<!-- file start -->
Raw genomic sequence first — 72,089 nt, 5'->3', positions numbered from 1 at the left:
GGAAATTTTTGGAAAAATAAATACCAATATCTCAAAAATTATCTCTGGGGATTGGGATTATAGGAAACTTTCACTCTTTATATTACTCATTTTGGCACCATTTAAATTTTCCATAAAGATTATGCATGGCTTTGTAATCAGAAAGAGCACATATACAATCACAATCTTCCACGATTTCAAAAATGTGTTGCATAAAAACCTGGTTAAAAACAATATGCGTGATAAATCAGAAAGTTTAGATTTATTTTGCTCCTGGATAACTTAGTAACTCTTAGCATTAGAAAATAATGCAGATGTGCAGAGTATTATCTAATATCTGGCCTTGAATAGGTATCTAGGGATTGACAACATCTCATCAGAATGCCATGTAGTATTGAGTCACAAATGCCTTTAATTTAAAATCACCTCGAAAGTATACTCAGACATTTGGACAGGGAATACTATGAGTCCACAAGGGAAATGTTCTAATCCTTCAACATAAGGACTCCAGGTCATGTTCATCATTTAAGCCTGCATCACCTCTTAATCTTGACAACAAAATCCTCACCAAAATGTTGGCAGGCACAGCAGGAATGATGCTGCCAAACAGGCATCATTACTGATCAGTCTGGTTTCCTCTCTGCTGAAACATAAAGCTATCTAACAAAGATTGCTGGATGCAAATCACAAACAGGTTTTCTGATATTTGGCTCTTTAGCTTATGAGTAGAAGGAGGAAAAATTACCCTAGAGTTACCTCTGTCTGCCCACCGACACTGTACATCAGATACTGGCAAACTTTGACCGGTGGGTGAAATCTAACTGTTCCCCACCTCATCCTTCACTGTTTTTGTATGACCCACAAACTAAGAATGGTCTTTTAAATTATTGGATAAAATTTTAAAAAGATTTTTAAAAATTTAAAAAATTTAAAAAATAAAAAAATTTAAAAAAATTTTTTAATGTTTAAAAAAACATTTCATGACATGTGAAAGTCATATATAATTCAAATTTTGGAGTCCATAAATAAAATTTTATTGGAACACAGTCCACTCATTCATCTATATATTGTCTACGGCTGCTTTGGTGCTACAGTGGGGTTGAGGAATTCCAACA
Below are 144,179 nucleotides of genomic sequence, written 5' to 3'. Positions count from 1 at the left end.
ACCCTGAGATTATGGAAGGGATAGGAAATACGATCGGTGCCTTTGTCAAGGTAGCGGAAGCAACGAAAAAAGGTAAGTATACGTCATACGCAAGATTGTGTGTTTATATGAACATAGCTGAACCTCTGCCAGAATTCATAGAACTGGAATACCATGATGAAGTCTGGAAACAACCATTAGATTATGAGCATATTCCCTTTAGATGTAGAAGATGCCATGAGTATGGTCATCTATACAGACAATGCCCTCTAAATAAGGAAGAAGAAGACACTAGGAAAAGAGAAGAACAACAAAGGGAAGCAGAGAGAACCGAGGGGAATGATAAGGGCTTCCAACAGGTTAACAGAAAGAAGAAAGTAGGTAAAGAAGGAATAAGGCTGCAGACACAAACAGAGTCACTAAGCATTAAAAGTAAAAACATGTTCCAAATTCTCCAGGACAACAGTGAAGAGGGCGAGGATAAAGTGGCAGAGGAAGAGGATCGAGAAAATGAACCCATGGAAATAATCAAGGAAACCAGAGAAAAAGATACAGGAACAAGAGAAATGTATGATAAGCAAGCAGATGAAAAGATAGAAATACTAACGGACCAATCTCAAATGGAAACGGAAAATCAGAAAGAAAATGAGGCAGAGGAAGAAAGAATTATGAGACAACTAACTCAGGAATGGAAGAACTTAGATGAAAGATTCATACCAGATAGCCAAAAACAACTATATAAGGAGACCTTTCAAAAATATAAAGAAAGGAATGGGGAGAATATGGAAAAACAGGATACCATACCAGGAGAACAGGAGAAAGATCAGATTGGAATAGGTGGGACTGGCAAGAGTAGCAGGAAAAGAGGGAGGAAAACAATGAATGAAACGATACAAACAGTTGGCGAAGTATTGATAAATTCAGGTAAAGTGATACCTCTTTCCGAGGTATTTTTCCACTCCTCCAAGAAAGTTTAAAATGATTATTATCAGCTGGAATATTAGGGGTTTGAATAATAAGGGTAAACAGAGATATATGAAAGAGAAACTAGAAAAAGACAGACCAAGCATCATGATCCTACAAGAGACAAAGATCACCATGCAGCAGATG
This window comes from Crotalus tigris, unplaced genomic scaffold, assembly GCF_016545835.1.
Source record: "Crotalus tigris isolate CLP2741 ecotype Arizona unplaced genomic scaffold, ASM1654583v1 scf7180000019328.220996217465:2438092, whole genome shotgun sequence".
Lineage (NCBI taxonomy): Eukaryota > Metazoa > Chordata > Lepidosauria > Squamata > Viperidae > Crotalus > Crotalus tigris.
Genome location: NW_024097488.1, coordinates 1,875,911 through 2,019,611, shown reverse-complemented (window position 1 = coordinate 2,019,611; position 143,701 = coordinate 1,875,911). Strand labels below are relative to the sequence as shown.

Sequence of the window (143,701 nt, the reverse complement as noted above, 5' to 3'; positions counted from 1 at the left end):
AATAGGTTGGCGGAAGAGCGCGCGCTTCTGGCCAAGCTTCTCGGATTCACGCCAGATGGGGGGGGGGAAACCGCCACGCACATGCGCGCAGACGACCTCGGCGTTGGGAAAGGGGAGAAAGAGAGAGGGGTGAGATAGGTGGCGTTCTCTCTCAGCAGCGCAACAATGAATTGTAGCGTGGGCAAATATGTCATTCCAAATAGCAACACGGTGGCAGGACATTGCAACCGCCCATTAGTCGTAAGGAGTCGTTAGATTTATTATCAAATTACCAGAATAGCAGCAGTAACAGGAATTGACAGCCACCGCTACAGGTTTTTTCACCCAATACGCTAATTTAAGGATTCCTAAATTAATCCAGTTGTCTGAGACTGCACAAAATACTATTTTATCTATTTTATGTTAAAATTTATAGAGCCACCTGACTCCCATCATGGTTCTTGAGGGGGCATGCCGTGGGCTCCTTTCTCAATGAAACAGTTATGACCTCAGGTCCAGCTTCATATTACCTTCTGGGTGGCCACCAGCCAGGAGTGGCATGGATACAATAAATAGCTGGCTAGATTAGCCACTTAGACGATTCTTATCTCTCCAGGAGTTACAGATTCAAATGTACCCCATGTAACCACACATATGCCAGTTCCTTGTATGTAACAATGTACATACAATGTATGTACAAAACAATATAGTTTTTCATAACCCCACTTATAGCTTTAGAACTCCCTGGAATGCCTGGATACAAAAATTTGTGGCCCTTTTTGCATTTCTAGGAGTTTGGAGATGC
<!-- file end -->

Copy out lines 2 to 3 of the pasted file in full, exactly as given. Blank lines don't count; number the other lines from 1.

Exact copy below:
GGAAATTTTTGGAAAAATAAATACCAATATCTCAAAAATTATCTCTGGGGATTGGGATTATAGGAAACTTTCACTCTTTATATTACTCATTTTGGCACCATTTAAATTTTCCATAAAGATTATGCATGGCTTTGTAATCAGAAAGAGCACATATACAATCACAATCTTCCACGATTTCAAAAATGTGTTGCATAAAAACCTGGTTAAAAACAATATGCGTGATAAATCAGAAAGTTTAGATTTATTTTGCTCCTGGATAACTTAGTAACTCTTAGCATTAGAAAATAATGCAGATGTGCAGAGTATTATCTAATATCTGGCCTTGAATAGGTATCTAGGGATTGACAACATCTCATCAGAATGCCATGTAGTATTGAGTCACAAATGCCTTTAATTTAAAATCACCTCGAAAGTATACTCAGACATTTGGACAGGGAATACTATGAGTCCACAAGGGAAATGTTCTAATCCTTCAACATAAGGACTCCAGGTCATGTTCATCATTTAAGCCTGCATCACCTCTTAATCTTGACAACAAAATCCTCACCAAAATGTTGGCAGGCACAGCAGGAATGATGCTGCCAAACAGGCATCATTACTGATCAGTCTGGTTTCCTCTCTGCTGAAACATAAAGCTATCTAACAAAGATTGCTGGATGCAAATCACAAACAGGTTTTCTGATATTTGGCTCTTTAGCTTATGAGTAGAAGGAGGAAAAATTACCCTAGAGTTACCTCTGTCTGCCCACCGACACTGTACATCAGATACTGGCAAACTTTGACCGGTGGGTGAAATCTAACTGTTCCCCACCTCATCCTTCACTGTTTTTGTATGACCCACAAACTAAGAATGGTCTTTTAAATTATTGGATAAAATTTTAAAAAGATTTTTAAAAATTTAAAAAATTTAAAAAATAAAAAAATTTAAAAAAATTTTTTAATGTTTAAAAAAACATTTCATGACATGTGAAAGTCATATATAATTCAAATTTTGGAGTCCATAAATAAAATTTTATTGGAACACAGTCCACTCATTCATCTATATATTGTCTACGGCTGCTTTGGTGCTACAGTGGGGTTGAGGAATTCCAACA
Below are 144,179 nucleotides of genomic sequence, written 5' to 3'. Positions count from 1 at the left end.